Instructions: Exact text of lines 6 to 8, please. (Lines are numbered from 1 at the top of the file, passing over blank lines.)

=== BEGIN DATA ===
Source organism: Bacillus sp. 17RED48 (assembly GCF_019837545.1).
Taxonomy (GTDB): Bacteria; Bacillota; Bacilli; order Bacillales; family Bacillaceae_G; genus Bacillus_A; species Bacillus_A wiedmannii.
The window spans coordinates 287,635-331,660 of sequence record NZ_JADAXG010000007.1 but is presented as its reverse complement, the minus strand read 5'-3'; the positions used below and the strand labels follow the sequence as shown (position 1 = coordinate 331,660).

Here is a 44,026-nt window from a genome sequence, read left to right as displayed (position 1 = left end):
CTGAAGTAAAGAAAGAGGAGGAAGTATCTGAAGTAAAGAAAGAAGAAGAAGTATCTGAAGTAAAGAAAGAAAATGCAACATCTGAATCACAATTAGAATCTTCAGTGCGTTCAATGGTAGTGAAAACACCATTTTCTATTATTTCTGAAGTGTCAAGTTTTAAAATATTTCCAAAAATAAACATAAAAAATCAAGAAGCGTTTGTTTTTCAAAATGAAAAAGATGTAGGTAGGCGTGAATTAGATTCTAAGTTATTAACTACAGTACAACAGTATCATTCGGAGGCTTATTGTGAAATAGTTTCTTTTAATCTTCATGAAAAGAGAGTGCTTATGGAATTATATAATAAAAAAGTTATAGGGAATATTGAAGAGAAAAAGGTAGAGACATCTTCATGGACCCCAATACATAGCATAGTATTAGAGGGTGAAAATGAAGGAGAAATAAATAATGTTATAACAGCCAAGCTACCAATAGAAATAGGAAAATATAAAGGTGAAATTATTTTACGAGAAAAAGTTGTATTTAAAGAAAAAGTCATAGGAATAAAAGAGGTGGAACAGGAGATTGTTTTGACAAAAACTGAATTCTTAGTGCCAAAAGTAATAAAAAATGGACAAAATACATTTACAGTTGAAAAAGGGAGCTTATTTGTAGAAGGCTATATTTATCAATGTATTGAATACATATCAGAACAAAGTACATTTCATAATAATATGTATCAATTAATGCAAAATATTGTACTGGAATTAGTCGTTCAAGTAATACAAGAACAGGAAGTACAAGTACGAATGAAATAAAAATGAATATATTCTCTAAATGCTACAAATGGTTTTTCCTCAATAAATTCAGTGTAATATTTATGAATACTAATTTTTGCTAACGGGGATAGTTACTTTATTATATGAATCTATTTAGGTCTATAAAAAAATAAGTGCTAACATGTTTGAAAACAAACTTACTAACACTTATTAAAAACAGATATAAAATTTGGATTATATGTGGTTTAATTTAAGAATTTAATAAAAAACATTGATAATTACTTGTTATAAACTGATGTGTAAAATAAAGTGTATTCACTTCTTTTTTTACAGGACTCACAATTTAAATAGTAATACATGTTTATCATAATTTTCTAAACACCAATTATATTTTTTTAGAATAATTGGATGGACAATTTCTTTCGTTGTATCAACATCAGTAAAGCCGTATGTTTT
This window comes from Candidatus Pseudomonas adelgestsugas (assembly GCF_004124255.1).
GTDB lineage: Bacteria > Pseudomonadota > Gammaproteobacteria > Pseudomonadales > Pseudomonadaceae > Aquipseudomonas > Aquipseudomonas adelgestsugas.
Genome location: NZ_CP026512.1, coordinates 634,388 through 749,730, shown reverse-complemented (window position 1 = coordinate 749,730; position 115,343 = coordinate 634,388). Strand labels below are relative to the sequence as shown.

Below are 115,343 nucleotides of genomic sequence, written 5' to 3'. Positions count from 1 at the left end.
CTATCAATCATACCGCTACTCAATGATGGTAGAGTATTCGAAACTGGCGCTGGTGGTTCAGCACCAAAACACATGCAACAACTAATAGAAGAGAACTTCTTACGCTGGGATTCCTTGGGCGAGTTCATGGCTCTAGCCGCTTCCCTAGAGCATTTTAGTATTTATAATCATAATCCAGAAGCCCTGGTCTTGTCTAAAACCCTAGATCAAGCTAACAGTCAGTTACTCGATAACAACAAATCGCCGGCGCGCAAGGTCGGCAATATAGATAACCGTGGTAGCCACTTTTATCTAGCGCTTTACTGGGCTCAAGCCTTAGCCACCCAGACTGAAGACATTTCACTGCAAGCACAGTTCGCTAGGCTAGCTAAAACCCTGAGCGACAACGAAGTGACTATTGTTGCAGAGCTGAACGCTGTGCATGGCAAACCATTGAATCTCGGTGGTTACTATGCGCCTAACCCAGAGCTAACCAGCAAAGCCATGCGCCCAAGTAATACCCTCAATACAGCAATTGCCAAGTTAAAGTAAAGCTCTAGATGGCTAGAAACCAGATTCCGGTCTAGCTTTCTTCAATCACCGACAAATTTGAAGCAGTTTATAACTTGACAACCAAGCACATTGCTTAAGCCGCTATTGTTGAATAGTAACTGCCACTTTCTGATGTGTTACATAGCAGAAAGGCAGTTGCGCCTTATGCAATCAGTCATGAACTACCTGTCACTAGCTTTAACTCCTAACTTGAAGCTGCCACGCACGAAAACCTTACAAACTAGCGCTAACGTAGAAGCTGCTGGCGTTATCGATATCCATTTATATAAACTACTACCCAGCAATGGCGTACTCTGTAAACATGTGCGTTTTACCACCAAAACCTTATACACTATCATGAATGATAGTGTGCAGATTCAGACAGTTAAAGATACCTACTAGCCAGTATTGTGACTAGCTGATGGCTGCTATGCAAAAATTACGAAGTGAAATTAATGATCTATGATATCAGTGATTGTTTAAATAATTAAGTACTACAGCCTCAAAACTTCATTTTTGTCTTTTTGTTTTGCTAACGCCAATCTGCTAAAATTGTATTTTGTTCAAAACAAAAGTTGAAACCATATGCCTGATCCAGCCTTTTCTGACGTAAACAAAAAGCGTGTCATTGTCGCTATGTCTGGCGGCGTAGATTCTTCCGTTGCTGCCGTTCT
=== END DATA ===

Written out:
This window comes from Candidatus Pseudomonas adelgestsugas (assembly GCF_004124255.1).
GTDB lineage: Bacteria > Pseudomonadota > Gammaproteobacteria > Pseudomonadales > Pseudomonadaceae > Aquipseudomonas > Aquipseudomonas adelgestsugas.
Genome location: NZ_CP026512.1, coordinates 634,388 through 749,730, shown reverse-complemented (window position 1 = coordinate 749,730; position 115,343 = coordinate 634,388). Strand labels below are relative to the sequence as shown.